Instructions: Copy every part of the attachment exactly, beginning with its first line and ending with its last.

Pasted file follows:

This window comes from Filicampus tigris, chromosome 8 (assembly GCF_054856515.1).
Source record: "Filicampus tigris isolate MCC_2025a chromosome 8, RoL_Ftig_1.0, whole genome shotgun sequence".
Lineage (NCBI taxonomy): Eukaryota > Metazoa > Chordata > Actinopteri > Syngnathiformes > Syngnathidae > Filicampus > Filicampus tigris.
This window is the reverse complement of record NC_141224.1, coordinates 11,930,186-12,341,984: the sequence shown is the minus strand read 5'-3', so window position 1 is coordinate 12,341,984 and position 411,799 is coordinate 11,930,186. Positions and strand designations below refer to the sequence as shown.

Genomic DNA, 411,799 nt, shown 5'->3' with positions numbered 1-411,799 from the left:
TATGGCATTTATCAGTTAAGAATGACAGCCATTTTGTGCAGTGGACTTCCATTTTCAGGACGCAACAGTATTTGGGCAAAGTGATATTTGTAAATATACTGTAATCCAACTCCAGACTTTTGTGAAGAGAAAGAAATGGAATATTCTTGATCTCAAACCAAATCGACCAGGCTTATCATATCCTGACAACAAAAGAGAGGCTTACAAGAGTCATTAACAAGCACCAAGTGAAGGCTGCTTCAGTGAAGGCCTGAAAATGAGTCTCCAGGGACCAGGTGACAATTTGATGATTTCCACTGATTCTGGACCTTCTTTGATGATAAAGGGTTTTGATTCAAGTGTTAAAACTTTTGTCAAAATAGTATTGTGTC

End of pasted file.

This window comes from Filicampus tigris, chromosome 8 (assembly GCF_054856515.1).
Source record: "Filicampus tigris isolate MCC_2025a chromosome 8, RoL_Ftig_1.0, whole genome shotgun sequence".
Lineage (NCBI taxonomy): Eukaryota > Metazoa > Chordata > Actinopteri > Syngnathiformes > Syngnathidae > Filicampus > Filicampus tigris.
This window is the reverse complement of record NC_141224.1, coordinates 11,930,186-12,341,984: the sequence shown is the minus strand read 5'-3', so window position 1 is coordinate 12,341,984 and position 411,799 is coordinate 11,930,186. Positions and strand designations below refer to the sequence as shown.

Genomic DNA, 411,799 nt, shown 5'->3' with positions numbered 1-411,799 from the left:
TATGGCATTTATCAGTTAAGAATGACAGCCATTTTGTGCAGTGGACTTCCATTTTCAGGACGCAACAGTATTTGGGCAAAGTGATATTTGTAAATATACTGTAATCCAACTCCAGACTTTTGTGAAGAGAAAGAAATGGAATATTCTTGATCTCAAACCAAATCGACCAGGCTTATCATATCCTGACAACAAAAGAGAGGCTTACAAGAGTCATTAACAAGCACCAAGTGAAGGCTGCTTCAGTGAAGGCCTGAAAATGAGTCTCCAGGGACCAGGTGACAATTTGATGATTTCCACTGATTCTGGACCTTCTTTGATGATAAAGGGTTTTGATTCAAGTGTTAAAACTTTTGTCAAAATAGTATTGTGTC